Macro, Mezzo, & Micro Social Work

If you have a heart for helping others, social work could be the perfect career for you. Social workers play a crucial role in assisting families in crisis, individuals with mental illness, and communities plagued by poor health, unemployment, homelessness, substance abuse, child neglect, and other complex social issues.

With an increase in demand for health care and social services, social worker jobs are expected to grow 11 percent between 2018 and 2028, according to the U.S. Bureau of Labor Statistics (BLS), as of September 2019. The number of jobs available will vary by specialization, and for most licensed careers in this field, you’ll need a master’s degree in social work.

Before actively pursuing a career in social work, consider which area of social work you’d like to pursue. Social work is typically divided into three scopes of practice:

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Sponsored Online Social Work Programs
School Program Description
University of Denver
  • Research-driven faculty dedicated to making an impact on social problems
  • Prepares you to apply social work skills across practice settings
Fordham University
  • Four areas of focus: Individuals and Families, Organizations and Community, Evaluation, and Policy Practice and Advocacy
Simmons University
  • Four Clinical Specializations: Child and Family, Trauma and Interpersonal Violence, Mental Health and Addictions, and Health and Aging
  • Three program tracks: Traditional, Accelerated, and Extended
Case Western Reserve University
  • From Case Western Reserve University’s top-10 ranked School of social work
  • Traditional and Advanced Standing tracks available
University of Southern California (USC)
  • Offered by USC Suzanne Dworak-Peck Shool of Social Work, a top-ranked graduate School by U.S. News and World Report
  • Features virtual and in-person field education in or near student's own communities
Baylor University
  • Ethically integrates faith and social work practice
  • Specialize in clinical practice or community practice

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Understanding Macro, Mezzo, and Micro Social Work

These three areas of focus in social work practice may overlap but it is important to understand the distinctions between these social work approaches.

Macro Social Work

What is Macro Social Work?

Macro social work encompasses practices like social work research, program development for small and large communities, community-based education initiatives, policy analysis and advocacy, non-profit administration and leadership, and organizational development.

Social workers in this category can frequently be found at government agencies, non-profit organizations, think tanks, and advocacy groups. They typically collaborate with a larger team of researchers, advocates, activists, analysts, educators, and/or government employees. They might lobby to change a health care law or organize a state-wide activist group to advocate for large-scale social policy change.

Importance of Macro Social Work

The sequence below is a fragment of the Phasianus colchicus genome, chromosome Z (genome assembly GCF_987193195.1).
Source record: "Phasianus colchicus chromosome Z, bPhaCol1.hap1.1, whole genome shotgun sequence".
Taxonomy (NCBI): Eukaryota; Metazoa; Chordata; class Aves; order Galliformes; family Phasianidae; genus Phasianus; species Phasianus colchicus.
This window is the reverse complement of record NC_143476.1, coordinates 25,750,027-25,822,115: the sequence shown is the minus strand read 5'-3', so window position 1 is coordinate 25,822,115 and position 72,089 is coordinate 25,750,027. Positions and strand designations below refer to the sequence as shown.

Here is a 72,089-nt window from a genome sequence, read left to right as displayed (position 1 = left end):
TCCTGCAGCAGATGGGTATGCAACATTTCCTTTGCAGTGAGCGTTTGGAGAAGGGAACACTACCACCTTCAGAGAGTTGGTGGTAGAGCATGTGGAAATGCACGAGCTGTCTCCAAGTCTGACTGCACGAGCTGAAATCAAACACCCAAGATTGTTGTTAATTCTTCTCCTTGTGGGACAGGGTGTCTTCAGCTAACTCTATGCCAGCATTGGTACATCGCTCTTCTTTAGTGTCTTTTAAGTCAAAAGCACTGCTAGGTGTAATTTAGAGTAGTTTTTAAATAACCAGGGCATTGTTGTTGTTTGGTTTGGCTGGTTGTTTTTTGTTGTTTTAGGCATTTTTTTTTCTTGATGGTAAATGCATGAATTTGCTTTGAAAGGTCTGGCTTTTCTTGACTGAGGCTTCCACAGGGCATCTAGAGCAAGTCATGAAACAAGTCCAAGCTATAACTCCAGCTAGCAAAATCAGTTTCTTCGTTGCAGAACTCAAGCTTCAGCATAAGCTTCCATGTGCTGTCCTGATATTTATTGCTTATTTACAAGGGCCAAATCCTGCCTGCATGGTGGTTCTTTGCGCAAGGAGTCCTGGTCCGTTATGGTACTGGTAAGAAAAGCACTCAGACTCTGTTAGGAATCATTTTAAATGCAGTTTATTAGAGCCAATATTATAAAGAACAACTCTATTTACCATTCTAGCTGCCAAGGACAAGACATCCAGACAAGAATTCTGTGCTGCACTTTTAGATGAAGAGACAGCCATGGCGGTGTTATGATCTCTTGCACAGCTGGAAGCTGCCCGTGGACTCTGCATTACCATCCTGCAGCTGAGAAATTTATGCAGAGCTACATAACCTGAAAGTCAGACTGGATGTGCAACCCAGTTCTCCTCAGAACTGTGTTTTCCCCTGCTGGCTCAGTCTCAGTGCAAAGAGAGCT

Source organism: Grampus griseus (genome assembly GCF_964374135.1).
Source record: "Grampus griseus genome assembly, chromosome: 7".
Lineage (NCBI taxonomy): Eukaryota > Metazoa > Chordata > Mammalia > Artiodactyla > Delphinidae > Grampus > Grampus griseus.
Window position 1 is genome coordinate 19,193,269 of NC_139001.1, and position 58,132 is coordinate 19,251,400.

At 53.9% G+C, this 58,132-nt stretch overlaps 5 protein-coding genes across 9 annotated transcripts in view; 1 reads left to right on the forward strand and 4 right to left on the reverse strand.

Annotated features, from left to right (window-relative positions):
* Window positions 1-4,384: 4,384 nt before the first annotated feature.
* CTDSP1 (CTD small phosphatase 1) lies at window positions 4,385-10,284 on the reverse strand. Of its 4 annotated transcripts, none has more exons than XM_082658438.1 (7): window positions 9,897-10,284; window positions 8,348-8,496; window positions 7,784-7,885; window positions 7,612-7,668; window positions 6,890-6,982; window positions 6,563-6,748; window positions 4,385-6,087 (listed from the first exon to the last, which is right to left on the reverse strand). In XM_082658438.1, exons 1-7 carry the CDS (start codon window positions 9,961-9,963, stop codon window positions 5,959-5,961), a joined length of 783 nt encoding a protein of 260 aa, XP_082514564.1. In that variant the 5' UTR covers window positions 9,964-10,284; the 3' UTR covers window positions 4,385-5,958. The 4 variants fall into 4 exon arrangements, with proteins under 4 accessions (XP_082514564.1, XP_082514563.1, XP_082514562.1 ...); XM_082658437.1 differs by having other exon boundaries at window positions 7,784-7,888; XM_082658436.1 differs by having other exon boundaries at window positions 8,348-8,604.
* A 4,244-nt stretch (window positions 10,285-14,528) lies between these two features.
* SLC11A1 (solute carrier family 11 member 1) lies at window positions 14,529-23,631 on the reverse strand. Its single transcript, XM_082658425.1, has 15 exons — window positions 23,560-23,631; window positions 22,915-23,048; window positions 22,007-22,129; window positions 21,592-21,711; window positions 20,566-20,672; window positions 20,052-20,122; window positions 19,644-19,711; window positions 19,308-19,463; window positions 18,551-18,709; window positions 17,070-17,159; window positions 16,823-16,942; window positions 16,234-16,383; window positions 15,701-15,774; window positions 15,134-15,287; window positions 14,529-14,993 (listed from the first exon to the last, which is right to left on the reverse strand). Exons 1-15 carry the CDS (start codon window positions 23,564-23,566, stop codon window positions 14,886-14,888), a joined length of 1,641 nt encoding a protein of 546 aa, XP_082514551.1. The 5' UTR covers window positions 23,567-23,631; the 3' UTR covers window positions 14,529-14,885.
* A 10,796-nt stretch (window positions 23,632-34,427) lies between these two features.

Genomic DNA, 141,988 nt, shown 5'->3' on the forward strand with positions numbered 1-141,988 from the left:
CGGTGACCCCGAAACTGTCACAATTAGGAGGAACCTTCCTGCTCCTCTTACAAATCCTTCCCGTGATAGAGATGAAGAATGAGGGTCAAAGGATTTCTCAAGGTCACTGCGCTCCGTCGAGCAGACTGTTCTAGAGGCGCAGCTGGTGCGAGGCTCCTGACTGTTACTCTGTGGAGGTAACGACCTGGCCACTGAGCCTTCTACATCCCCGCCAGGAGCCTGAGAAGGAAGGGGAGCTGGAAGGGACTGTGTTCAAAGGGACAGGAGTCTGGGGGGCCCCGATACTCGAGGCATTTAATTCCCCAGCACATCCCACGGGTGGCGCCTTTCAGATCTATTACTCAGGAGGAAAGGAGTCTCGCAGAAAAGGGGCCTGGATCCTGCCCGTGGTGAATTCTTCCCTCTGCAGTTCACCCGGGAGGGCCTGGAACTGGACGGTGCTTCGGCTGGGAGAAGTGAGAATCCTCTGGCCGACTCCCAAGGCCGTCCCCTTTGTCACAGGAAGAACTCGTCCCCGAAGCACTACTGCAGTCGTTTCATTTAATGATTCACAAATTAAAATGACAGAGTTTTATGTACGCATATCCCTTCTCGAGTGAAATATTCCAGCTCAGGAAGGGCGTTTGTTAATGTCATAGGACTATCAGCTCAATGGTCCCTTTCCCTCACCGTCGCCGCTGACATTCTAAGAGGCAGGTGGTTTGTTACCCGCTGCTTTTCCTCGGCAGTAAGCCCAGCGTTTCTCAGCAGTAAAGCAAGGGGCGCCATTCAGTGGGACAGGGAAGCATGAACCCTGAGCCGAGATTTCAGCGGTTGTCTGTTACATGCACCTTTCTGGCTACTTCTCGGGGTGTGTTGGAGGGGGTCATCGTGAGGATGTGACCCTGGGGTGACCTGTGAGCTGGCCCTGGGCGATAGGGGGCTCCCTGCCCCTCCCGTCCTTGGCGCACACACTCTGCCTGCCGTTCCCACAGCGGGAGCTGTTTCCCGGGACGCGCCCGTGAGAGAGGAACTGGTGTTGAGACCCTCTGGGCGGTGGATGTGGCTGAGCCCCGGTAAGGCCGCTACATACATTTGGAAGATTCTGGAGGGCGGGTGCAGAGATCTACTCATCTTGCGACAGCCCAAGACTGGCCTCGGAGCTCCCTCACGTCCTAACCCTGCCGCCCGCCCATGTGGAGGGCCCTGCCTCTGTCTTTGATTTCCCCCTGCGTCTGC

Because of its focus on policy change and fighting against unjust government or economic practices, macro social work ultimately builds stronger communities and provides better quality of life for the people living in them.

Michael Reisch, the Daniel Thursz Distinguished Emeritus Professor of Social Justice at the University of Maryland, noted that macro social work focuses on the big picture and the prevention of societal problems.

Students in a macro MSW program receive general instruction in social work theory, research methodologies, and ethics, as well as in the design and implementation of social welfare and assistance initiatives.

Mezzo Social Work

What is Mezzo Social Work?

Mezzo social work is provided on an intermediate scale, involving neighborhoods, institutions, or other smaller groups. Mezzo-level social workers, for example, serve on the staff of schools, hospitals, community centers, and prisons.

Clinical social workers at the mezzo level could coordinate care for their patients and diagnose mental health problems in a hospital setting.

Mezzo practice also can include facilitating substance abuse treatment groups or working with offenders or victims within the criminal justice system.

Importance of Mezzo Social Work

Mezzo-level social workers advocate for and serve clients within all the public systems that make up the fabric of our communities, regions, and nation.

School social workers, for instance, provide support services for students struggling personally, academically or socially. They could provide guidance and intervention on issues such as bullying and truancy.

Often, mezzo-level social workers are also engaged in micro and/or macro social work. This ensures the needs and challenges of individual clients are understood and addressed in tandem with larger social issues.

Micro Social Work

What is Micro Social Work?

When you think of social workers helping a child in foster care or locating housing for a homeless individual, this is micro-level social work.

Family therapy and individual counseling are included under the micro umbrella, as is military social work, where the social worker helps military service members cope with the challenges accompanying military life and access their benefits.